Some of the people closest to the ongoing robotic revolution have looked and decided that it’s time to have another alternative.
Until a couple of years ago, Antonio Garcia Martinez was living the dream life: a tech-start up guy in Silicon Valley, surrounded by hip young millionaires and open plan offices.
He’d sold his online ad company to Twitter for a small fortune, and was working as a senior exec at Facebook (an experience he wrote up in his best-selling book, Chaos Monkeys). But at some point in 2015, he looked into the not-too-distant future and saw a very bleak world, one that was nothing like the polished utopia of connectivity and total information promised by his colleagues.
“I’ve seen what’s coming,” he told me when I visited him recently for BBC Two’s Secrets of Silicon Valley. “And it’s a big self-driving truck that’s about to run over this economy.”
Most of the reported opinions on the future represent our future as if we are at a fork in the road with one way leading to a future Utopia and the other leading to a Dystopia. I’m sure that there are plenty of opinions that are somewhere in the middle but they tend not to get to much air time probably because it’s not very good copy.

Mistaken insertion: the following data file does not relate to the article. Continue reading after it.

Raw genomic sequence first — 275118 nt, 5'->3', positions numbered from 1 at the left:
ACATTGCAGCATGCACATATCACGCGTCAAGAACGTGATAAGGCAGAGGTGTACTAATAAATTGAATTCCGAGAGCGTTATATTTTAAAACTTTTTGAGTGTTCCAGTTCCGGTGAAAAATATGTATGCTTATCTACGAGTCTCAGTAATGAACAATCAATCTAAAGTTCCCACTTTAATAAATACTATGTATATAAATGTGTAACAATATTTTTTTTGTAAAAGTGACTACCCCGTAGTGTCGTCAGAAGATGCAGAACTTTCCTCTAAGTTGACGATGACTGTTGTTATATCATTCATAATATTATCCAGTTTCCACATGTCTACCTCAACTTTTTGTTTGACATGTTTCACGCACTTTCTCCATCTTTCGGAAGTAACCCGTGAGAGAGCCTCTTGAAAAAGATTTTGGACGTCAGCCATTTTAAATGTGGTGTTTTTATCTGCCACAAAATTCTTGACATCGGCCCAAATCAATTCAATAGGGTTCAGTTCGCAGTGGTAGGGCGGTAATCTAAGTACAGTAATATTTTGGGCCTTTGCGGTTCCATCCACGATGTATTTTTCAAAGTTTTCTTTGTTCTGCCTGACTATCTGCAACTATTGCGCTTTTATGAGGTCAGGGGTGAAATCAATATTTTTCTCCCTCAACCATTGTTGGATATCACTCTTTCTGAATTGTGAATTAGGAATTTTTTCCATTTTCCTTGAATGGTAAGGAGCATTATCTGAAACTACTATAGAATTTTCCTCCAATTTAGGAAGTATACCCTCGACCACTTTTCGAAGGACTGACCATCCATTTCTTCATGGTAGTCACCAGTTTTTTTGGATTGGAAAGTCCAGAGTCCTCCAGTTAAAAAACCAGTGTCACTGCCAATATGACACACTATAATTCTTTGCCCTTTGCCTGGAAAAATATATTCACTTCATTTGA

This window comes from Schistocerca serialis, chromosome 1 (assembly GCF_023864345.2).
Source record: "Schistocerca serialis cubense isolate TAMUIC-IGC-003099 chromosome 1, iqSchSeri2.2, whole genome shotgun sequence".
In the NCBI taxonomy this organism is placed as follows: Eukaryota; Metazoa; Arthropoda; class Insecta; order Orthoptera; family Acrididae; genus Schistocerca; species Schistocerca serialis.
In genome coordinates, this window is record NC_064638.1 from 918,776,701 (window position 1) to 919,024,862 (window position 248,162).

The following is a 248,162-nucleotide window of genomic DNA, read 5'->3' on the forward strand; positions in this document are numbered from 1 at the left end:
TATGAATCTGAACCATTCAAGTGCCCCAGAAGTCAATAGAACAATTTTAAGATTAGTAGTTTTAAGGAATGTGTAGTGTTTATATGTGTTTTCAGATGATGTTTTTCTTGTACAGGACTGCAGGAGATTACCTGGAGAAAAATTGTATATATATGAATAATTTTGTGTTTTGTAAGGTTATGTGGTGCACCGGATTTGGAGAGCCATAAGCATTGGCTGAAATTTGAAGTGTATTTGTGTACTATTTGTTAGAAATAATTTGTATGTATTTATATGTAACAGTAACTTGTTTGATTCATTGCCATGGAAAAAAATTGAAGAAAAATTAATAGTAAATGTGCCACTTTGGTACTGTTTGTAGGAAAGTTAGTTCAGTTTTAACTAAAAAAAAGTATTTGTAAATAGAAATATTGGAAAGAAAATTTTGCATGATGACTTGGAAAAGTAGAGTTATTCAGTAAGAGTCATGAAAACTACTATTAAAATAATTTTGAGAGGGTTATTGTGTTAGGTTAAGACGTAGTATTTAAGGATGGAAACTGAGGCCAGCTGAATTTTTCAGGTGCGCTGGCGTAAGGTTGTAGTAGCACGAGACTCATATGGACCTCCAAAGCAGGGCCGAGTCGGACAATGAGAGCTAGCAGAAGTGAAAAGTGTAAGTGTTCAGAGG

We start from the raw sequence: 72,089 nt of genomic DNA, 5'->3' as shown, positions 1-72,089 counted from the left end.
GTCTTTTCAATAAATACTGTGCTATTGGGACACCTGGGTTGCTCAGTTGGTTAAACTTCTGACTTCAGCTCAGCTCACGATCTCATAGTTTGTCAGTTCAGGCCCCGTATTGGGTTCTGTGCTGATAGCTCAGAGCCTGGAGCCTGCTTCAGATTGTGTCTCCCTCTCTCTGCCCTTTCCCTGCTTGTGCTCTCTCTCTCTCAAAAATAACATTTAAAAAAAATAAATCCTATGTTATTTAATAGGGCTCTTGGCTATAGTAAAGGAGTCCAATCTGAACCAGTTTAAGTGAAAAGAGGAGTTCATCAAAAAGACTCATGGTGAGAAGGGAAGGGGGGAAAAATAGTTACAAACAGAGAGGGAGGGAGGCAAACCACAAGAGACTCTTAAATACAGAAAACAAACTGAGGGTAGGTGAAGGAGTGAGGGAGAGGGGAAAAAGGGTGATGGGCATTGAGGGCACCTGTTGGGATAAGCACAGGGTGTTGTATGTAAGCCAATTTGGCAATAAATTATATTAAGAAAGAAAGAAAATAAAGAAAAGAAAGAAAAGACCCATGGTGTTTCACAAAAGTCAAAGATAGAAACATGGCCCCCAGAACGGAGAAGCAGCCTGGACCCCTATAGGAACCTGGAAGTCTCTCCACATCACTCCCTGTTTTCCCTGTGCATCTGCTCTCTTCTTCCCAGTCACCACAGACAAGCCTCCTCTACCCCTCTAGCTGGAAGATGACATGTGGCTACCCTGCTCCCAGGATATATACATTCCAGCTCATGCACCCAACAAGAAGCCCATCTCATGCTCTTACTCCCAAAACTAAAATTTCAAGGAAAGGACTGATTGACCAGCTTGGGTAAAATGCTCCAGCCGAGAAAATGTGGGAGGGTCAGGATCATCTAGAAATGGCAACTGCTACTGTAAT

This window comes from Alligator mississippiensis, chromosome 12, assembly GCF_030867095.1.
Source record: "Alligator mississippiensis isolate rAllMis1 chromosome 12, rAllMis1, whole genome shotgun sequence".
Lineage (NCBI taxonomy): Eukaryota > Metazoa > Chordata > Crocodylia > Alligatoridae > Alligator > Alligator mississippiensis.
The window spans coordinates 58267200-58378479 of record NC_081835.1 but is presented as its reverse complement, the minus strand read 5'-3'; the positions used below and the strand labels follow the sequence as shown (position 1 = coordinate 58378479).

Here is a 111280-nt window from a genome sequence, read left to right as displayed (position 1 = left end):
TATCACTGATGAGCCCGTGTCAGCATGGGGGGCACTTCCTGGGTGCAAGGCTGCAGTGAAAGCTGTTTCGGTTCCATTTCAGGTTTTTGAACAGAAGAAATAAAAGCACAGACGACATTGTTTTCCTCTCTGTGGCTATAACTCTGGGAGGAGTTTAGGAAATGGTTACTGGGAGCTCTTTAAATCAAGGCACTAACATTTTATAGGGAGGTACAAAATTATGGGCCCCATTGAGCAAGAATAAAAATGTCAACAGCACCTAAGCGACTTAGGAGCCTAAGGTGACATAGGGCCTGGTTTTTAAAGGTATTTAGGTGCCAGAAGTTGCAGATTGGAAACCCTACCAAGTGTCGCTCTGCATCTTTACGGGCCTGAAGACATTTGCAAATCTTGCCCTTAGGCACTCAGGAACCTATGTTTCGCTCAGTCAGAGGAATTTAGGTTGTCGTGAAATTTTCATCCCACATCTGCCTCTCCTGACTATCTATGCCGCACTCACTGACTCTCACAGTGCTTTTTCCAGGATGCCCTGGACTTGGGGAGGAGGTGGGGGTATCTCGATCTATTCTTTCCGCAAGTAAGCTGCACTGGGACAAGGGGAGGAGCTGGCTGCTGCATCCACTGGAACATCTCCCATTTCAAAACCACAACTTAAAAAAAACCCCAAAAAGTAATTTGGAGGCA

A middle road is the most likely outcome with part of Utopia mixed with parts of Dystopia. I’m currently listening to a long book on the history of England and one of the things I’m learning from it is that good times and bad times generally live together side-by-side.
One area that has already seen significant automation is air travel. The pilot may be ultimately in charge but the systems available to them make them mostly redundant for most of the journey. yet, there is something settling about knowing that there is a human at the front making sure everything is going well. How would you feel about travelling a plane without a pilot?
UBS analysts expect the effort to familiarize the public with commercial self-piloting crafts will begin at that 2025 target date with autonomous cargo planes, which could demonstrate how the systems can safely fly from point A to B without a hitch. A next step could be to remove pilots gradually, shifting from a two-person cockpit to one person monitoring the system before phasing out humans entirely.
2025 isn’t very far away, and that’s the estimate for a start. i expect the transition period to be long.